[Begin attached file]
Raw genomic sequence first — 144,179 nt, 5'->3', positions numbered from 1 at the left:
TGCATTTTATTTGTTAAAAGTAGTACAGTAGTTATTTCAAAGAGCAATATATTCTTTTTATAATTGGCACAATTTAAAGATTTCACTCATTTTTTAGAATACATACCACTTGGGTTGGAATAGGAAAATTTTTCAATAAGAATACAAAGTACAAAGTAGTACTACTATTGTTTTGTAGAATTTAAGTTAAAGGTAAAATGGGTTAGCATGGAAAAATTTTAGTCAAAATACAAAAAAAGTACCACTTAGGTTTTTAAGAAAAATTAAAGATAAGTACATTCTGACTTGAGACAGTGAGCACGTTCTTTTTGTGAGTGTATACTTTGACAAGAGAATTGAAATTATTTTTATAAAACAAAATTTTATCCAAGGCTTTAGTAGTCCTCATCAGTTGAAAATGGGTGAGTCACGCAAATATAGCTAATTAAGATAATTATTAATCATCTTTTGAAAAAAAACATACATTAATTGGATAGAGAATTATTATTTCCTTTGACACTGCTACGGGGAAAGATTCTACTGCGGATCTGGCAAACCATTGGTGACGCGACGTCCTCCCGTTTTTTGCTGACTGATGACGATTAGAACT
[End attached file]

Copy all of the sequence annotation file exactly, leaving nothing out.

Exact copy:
Raw genomic sequence first — 144,179 nt, 5'->3', positions numbered from 1 at the left:
TGCATTTTATTTGTTAAAAGTAGTACAGTAGTTATTTCAAAGAGCAATATATTCTTTTTATAATTGGCACAATTTAAAGATTTCACTCATTTTTTAGAATACATACCACTTGGGTTGGAATAGGAAAATTTTTCAATAAGAATACAAAGTACAAAGTAGTACTACTATTGTTTTGTAGAATTTAAGTTAAAGGTAAAATGGGTTAGCATGGAAAAATTTTAGTCAAAATACAAAAAAAGTACCACTTAGGTTTTTAAGAAAAATTAAAGATAAGTACATTCTGACTTGAGACAGTGAGCACGTTCTTTTTGTGAGTGTATACTTTGACAAGAGAATTGAAATTATTTTTATAAAACAAAATTTTATCCAAGGCTTTAGTAGTCCTCATCAGTTGAAAATGGGTGAGTCACGCAAATATAGCTAATTAAGATAATTATTAATCATCTTTTGAAAAAAAACATACATTAATTGGATAGAGAATTATTATTTCCTTTGACACTGCTACGGGGAAAGATTCTACTGCGGATCTGGCAAACCATTGGTGACGCGACGTCCTCCCGTTTTTTGCTGACTGATGACGATTAGAACT